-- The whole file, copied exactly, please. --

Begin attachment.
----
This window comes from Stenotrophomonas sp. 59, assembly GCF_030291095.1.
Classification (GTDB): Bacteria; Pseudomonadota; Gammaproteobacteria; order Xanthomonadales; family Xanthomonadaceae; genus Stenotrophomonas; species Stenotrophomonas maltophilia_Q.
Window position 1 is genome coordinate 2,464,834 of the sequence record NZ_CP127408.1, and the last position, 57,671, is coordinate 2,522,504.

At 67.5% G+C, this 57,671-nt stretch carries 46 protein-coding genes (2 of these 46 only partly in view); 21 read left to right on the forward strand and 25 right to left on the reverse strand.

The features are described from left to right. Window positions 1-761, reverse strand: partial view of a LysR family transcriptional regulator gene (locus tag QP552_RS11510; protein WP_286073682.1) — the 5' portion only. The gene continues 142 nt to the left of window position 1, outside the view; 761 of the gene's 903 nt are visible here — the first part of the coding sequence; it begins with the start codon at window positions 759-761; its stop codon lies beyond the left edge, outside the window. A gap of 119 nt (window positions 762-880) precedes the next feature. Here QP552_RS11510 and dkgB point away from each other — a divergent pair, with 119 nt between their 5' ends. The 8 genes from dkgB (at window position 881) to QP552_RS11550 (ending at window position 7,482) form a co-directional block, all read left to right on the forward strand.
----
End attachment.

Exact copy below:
This window comes from Stenotrophomonas sp. 59, assembly GCF_030291095.1.
Classification (GTDB): Bacteria; Pseudomonadota; Gammaproteobacteria; order Xanthomonadales; family Xanthomonadaceae; genus Stenotrophomonas; species Stenotrophomonas maltophilia_Q.
Window position 1 is genome coordinate 2,464,834 of the sequence record NZ_CP127408.1, and the last position, 57,671, is coordinate 2,522,504.

At 67.5% G+C, this 57,671-nt stretch carries 46 protein-coding genes (2 of these 46 only partly in view); 21 read left to right on the forward strand and 25 right to left on the reverse strand.

The features are described from left to right. Window positions 1-761, reverse strand: partial view of a LysR family transcriptional regulator gene (locus tag QP552_RS11510; protein WP_286073682.1) — the 5' portion only. The gene continues 142 nt to the left of window position 1, outside the view; 761 of the gene's 903 nt are visible here — the first part of the coding sequence; it begins with the start codon at window positions 759-761; its stop codon lies beyond the left edge, outside the window. A gap of 119 nt (window positions 762-880) precedes the next feature. Here QP552_RS11510 and dkgB point away from each other — a divergent pair, with 119 nt between their 5' ends. The 8 genes from dkgB (at window position 881) to QP552_RS11550 (ending at window position 7,482) form a co-directional block, all read left to right on the forward strand.